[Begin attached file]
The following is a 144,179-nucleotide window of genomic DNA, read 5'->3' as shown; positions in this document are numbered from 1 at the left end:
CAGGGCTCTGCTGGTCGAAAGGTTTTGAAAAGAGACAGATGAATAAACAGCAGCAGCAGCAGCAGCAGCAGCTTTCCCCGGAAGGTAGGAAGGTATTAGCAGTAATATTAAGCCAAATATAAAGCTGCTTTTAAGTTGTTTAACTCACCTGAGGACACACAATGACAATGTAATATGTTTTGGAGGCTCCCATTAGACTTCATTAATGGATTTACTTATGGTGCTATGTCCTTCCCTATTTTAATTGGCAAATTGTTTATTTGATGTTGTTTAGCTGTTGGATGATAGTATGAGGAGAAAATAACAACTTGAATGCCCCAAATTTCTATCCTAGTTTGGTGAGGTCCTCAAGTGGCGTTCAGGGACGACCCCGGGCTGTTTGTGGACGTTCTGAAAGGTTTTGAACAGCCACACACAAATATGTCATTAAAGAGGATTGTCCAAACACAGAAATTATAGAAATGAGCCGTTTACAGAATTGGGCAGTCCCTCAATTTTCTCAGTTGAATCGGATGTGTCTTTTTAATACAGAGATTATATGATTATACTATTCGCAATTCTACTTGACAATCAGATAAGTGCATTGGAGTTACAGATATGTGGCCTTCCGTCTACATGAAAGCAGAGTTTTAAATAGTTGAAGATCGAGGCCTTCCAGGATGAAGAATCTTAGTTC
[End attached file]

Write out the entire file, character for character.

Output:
The following is a 144,179-nucleotide window of genomic DNA, read 5'->3' as shown; positions in this document are numbered from 1 at the left end:
CAGGGCTCTGCTGGTCGAAAGGTTTTGAAAAGAGACAGATGAATAAACAGCAGCAGCAGCAGCAGCAGCAGCTTTCCCCGGAAGGTAGGAAGGTATTAGCAGTAATATTAAGCCAAATATAAAGCTGCTTTTAAGTTGTTTAACTCACCTGAGGACACACAATGACAATGTAATATGTTTTGGAGGCTCCCATTAGACTTCATTAATGGATTTACTTATGGTGCTATGTCCTTCCCTATTTTAATTGGCAAATTGTTTATTTGATGTTGTTTAGCTGTTGGATGATAGTATGAGGAGAAAATAACAACTTGAATGCCCCAAATTTCTATCCTAGTTTGGTGAGGTCCTCAAGTGGCGTTCAGGGACGACCCCGGGCTGTTTGTGGACGTTCTGAAAGGTTTTGAACAGCCACACACAAATATGTCATTAAAGAGGATTGTCCAAACACAGAAATTATAGAAATGAGCCGTTTACAGAATTGGGCAGTCCCTCAATTTTCTCAGTTGAATCGGATGTGTCTTTTTAATACAGAGATTATATGATTATACTATTCGCAATTCTACTTGACAATCAGATAAGTGCATTGGAGTTACAGATATGTGGCCTTCCGTCTACATGAAAGCAGAGTTTTAAATAGTTGAAGATCGAGGCCTTCCAGGATGAAGAATCTTAGTTC